Philippines President Duterte makes surprise visit to Marawi war zone

The 72-year-old leader visited the local military headquarters to show his support for the troops.

Duterte takes full responsibility for consequences of martial law in Philippines

Philippine President Rodrigo Duterte made a surprise visit to the war torn Marawi City on Thursday while troops are still engaged in a brutal fight to crush Islamic State group-inspired militants in the area.

The 72-year-old leader visited the local military headquarters to show his support for the troops, who have been engaged in an almost two month-long battle that has claimed over 500 lives.

"He really showed his courage, he showed his strong support for our soldiers in their fight in Marawi City," Lieutenant Colonel Jo-ar Herrera, spokesman of military forces in the warzone, told local media. "It boosted morale and the fighting spirit of the men and women of Task Force Marawi," he added.

Herrera also said that Duterte, dressed in military camouflage, thanked the soldiers for their efforts and gave out watches and other gifts to cheer the soldiers up.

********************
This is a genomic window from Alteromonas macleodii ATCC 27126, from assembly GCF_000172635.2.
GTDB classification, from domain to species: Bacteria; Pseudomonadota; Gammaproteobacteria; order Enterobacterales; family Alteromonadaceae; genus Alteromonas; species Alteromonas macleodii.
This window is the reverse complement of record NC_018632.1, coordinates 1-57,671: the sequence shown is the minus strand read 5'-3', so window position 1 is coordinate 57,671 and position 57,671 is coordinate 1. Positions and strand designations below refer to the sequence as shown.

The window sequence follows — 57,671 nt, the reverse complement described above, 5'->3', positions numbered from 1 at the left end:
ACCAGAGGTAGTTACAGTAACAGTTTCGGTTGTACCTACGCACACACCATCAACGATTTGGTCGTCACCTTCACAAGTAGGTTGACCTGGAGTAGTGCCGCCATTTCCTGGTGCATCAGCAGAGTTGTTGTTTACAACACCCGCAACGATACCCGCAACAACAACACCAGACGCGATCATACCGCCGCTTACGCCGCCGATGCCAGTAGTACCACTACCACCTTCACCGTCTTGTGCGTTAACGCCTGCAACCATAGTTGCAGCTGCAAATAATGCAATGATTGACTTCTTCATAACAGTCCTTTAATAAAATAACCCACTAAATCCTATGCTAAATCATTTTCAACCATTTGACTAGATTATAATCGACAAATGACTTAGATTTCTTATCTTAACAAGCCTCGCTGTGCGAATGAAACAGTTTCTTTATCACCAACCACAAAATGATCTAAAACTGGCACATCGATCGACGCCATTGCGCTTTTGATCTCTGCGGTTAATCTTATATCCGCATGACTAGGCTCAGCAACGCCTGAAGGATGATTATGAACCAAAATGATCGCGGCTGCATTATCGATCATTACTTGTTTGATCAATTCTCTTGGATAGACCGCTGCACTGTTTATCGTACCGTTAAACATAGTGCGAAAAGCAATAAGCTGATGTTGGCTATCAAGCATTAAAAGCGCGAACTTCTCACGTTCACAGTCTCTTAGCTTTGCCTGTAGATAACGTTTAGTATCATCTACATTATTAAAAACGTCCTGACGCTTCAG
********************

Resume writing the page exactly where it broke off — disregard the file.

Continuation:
According to the spokesman, Duterte stayed inside the camp and inspected the firearms that were seized from the militants, before departing. As the fighting began on May 23, the president declared martial law over the southern Philippines.

The fighting in the southern city of Marawi, the Muslim capital of the largely Catholic Philippines, has become the greatest challenge facing Duterte, the first president to hail from the country's troubled south.

Duterte has asked the lawmakers to allow him to extend the martial law over the south until the end of the year to deal with the militant threat. However, the critics fear that this would edge the country closer to dictatorship.

Large parts of Marawi City have been occupied by the militants, who flew the black flag of the IS, for almost two months, defying airstrikes and artillery barrages, with parts of the city of 200,000 people left in ruins.

On Thursday, the government said that at least 421 militants had been killed in the fighting that has also claimed the lives of 99 soldiers and police, as well as 45 civilians. The extremists continue to occupy parts of the city with about 300 civilians still trapped or held hostage by the gunmen.